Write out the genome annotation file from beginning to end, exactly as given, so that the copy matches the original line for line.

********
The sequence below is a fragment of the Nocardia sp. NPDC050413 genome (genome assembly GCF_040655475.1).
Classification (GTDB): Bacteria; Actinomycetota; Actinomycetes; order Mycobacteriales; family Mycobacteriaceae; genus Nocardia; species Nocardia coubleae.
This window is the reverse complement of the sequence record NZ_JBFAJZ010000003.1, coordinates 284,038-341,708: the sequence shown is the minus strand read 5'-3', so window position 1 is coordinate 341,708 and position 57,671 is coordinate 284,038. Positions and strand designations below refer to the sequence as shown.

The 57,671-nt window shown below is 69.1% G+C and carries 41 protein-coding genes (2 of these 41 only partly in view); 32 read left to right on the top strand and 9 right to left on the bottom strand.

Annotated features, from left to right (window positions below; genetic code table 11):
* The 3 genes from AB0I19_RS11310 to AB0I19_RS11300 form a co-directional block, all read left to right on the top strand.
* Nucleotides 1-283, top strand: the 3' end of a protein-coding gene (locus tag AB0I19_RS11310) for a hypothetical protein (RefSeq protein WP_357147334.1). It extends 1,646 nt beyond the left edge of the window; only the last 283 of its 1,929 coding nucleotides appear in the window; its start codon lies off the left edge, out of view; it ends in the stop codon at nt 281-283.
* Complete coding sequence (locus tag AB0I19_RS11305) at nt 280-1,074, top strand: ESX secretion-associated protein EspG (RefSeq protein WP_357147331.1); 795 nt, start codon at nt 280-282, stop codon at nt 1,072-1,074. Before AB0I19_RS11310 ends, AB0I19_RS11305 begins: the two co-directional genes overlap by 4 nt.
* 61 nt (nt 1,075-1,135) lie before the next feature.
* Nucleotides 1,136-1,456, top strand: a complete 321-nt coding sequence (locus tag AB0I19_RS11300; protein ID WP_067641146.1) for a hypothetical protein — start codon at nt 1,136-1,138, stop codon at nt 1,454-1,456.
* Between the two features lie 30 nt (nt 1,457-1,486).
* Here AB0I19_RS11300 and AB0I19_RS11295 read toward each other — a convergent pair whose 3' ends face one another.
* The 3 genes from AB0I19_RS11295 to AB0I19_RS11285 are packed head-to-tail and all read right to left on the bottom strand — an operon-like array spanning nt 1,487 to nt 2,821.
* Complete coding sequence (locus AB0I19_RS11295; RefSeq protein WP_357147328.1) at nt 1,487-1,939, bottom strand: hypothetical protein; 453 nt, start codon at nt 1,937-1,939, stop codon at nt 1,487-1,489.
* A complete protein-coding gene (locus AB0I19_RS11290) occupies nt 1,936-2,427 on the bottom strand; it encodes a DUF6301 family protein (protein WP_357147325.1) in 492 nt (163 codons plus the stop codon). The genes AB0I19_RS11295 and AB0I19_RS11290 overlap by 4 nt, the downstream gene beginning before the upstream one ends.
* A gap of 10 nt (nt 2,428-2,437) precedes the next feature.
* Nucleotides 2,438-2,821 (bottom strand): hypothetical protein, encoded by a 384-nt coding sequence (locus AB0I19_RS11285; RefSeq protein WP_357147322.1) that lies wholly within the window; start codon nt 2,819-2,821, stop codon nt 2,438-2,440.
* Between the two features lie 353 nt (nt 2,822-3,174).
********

The sequence below is a fragment of the Nocardia sp. NPDC050413 genome (genome assembly GCF_040655475.1).
Classification (GTDB): Bacteria; Actinomycetota; Actinomycetes; order Mycobacteriales; family Mycobacteriaceae; genus Nocardia; species Nocardia coubleae.
This window is the reverse complement of the sequence record NZ_JBFAJZ010000003.1, coordinates 284,038-341,708: the sequence shown is the minus strand read 5'-3', so window position 1 is coordinate 341,708 and position 57,671 is coordinate 284,038. Positions and strand designations below refer to the sequence as shown.

The 57,671-nt window shown below is 69.1% G+C and carries 41 protein-coding genes (2 of these 41 only partly in view); 32 read left to right on the top strand and 9 right to left on the bottom strand.

Annotated features, from left to right (window positions below; genetic code table 11):
* The 3 genes from AB0I19_RS11310 to AB0I19_RS11300 form a co-directional block, all read left to right on the top strand.
* Nucleotides 1-283, top strand: the 3' end of a protein-coding gene (locus tag AB0I19_RS11310) for a hypothetical protein (RefSeq protein WP_357147334.1). It extends 1,646 nt beyond the left edge of the window; only the last 283 of its 1,929 coding nucleotides appear in the window; its start codon lies off the left edge, out of view; it ends in the stop codon at nt 281-283.
* Complete coding sequence (locus tag AB0I19_RS11305) at nt 280-1,074, top strand: ESX secretion-associated protein EspG (RefSeq protein WP_357147331.1); 795 nt, start codon at nt 280-282, stop codon at nt 1,072-1,074. Before AB0I19_RS11310 ends, AB0I19_RS11305 begins: the two co-directional genes overlap by 4 nt.
* 61 nt (nt 1,075-1,135) lie before the next feature.
* Nucleotides 1,136-1,456, top strand: a complete 321-nt coding sequence (locus tag AB0I19_RS11300; protein ID WP_067641146.1) for a hypothetical protein — start codon at nt 1,136-1,138, stop codon at nt 1,454-1,456.
* Between the two features lie 30 nt (nt 1,457-1,486).
* Here AB0I19_RS11300 and AB0I19_RS11295 read toward each other — a convergent pair whose 3' ends face one another.
* The 3 genes from AB0I19_RS11295 to AB0I19_RS11285 are packed head-to-tail and all read right to left on the bottom strand — an operon-like array spanning nt 1,487 to nt 2,821.
* Complete coding sequence (locus AB0I19_RS11295; RefSeq protein WP_357147328.1) at nt 1,487-1,939, bottom strand: hypothetical protein; 453 nt, start codon at nt 1,937-1,939, stop codon at nt 1,487-1,489.
* A complete protein-coding gene (locus AB0I19_RS11290) occupies nt 1,936-2,427 on the bottom strand; it encodes a DUF6301 family protein (protein WP_357147325.1) in 492 nt (163 codons plus the stop codon). The genes AB0I19_RS11295 and AB0I19_RS11290 overlap by 4 nt, the downstream gene beginning before the upstream one ends.
* A gap of 10 nt (nt 2,428-2,437) precedes the next feature.
* Nucleotides 2,438-2,821 (bottom strand): hypothetical protein, encoded by a 384-nt coding sequence (locus AB0I19_RS11285; RefSeq protein WP_357147322.1) that lies wholly within the window; start codon nt 2,819-2,821, stop codon nt 2,438-2,440.
* Between the two features lie 353 nt (nt 2,822-3,174).